Vacuum Furnace Brazing
Introduction to Brazing
Historically, brazing has been a process with a poor record, due to difficulty in delivering consistent joint quality, with an indifferent knowledge of correct brazing alloys to suit a range of materials.
With modern techniques and developments, which have come about in recent years, there has been a substantial turnaround in the capabilities of brazing methods. Very good joint strength and quality is now achieved with reliable results. Often brazing is now the only method available to join materials.
In manufacturing industry, some common applications include:
- Assemblies of machined or pressed components
- Aerospace assemblies
- Heat exchanger components
- Automotive assemblies
- Medical applications
- Nuclear components assemblies
Davis Scientific Treatments Ltd [DST]
For many years, DST has been vacuum furnace brazing a wide range of commonly available metals, including:
- coppers and brasses
- mild steels
- stainless steels
- titanium and alloys
- aluminium and alloys
- ceramic based materials
- gemstone and other jewels
The vacuum brazing process is frequently employed to join many different sizes and shapes of components, in a number of different metals and alloys. Different materials jointing by vacuum brazing is very common.
Resulting joints formed in the vacuum furnace have good strength, with sometimes superior strength to the parent materials. Quality of the joint is usually very consistent. Little or no cleaning of the assembly is required after the brazing cycle.
DST has access to a wide choice of brazing alloys, developed over many years, from a number of specialist suppliers. Full details of the material properties are well known.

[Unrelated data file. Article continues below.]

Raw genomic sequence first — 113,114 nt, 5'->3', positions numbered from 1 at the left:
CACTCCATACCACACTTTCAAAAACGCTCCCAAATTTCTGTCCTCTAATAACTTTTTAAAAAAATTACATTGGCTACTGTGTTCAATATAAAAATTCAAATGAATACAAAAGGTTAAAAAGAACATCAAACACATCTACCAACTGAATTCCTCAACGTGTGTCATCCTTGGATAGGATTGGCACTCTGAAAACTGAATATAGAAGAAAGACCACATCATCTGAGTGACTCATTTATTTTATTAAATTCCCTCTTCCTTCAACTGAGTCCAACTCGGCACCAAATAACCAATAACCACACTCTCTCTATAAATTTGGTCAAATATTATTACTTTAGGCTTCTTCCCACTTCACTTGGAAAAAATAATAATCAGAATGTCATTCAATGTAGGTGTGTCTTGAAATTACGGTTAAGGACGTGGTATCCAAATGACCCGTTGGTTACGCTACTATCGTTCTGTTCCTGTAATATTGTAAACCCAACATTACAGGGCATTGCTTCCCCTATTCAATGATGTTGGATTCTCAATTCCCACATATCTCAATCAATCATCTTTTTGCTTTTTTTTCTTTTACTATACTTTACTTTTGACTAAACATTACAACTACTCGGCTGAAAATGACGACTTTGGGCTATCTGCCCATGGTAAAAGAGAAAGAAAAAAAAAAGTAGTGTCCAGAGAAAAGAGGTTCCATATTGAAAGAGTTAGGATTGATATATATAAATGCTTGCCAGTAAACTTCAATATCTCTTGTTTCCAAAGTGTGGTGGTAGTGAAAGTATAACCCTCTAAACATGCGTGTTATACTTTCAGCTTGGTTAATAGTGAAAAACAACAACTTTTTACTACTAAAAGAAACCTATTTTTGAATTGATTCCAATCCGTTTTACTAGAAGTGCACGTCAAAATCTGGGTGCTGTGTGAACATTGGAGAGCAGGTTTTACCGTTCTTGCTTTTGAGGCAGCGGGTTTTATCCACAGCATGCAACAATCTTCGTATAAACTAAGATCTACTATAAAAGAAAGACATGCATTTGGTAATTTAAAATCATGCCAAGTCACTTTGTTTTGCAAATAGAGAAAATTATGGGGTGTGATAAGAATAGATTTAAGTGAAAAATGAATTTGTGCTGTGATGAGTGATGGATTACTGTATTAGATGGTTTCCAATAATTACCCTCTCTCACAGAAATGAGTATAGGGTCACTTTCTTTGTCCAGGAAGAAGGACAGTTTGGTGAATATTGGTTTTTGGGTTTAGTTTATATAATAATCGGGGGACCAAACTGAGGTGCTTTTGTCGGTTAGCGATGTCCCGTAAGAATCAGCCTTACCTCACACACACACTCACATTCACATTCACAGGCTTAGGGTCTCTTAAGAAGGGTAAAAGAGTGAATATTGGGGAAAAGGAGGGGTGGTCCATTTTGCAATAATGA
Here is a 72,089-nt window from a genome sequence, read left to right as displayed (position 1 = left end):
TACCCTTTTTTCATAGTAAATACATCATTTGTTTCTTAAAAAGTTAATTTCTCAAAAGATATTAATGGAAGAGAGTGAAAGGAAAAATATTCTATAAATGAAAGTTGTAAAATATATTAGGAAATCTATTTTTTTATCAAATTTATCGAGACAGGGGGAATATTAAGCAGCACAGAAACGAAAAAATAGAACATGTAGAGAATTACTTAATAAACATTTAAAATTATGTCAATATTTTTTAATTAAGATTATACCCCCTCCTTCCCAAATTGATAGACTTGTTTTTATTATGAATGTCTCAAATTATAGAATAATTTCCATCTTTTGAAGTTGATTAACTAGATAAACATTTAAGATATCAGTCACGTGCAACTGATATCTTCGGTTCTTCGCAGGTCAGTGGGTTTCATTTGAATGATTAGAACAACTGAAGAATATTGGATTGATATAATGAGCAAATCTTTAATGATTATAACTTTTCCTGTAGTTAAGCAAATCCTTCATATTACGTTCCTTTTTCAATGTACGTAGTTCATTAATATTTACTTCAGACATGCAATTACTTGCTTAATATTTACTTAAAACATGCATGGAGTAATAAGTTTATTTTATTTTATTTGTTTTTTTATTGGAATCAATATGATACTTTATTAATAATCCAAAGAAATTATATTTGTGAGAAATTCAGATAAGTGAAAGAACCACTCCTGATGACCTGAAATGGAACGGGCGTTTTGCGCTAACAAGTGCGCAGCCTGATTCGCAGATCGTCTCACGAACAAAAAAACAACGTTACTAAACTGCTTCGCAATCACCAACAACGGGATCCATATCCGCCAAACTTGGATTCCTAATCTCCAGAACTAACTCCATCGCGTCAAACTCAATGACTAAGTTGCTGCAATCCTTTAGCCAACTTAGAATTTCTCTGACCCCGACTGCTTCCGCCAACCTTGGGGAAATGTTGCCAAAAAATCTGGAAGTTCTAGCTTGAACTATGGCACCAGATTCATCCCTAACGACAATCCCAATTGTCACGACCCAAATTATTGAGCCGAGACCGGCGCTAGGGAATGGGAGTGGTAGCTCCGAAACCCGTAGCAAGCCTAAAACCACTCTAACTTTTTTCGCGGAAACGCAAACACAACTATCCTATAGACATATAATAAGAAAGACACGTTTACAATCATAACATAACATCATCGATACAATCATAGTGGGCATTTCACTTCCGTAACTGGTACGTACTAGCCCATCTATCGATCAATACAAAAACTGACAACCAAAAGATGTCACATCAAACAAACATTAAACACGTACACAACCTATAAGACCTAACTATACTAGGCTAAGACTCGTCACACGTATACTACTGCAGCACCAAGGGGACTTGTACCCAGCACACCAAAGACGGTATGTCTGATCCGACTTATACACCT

Please contact us in the event that you may have an application that suits vacuum brazing. We are always happy to give our advice, and make any recommendations, based on our experience, to help produce a sound assembly.
Vacuum Brazing Factors
Often the heating and cooling rates are quite slow, and this assists in the minimisation of internal thermal stresses, and so reduces distortion.
The strength of the joint can match, or exceed, that of the constituent metal/alloy components, given correct design, and prototype testing.
Because a good brazed joint is obtained by capillary action of the alloy at the components interface, attention is needed in the design of the clearances, and pathways.
The stability of the assemblies in the furnace has to be carefully considered. Any movement during the thermal cycle can prejudice the integrity of the resulting joint.
All parts must be perfectly clean, free from any oil, grease or swarf.
Brazing in a furnace can process complicated assemblies, which may prove impossible to obtain using other conventional methods.
Summary of Brazing Advantages
- Reliably consistent joint quality obtained
- Joint strength can match or exceed parent materials
- Joints can be made using different materials
- Complex assembly joints can be brazed successfully
- With vacuum brazing a very clean quality is obtained
- Thermal stresses can be minimised
- Little or no effect on constituent materials
- More than one assembly joint may be processed simultaneously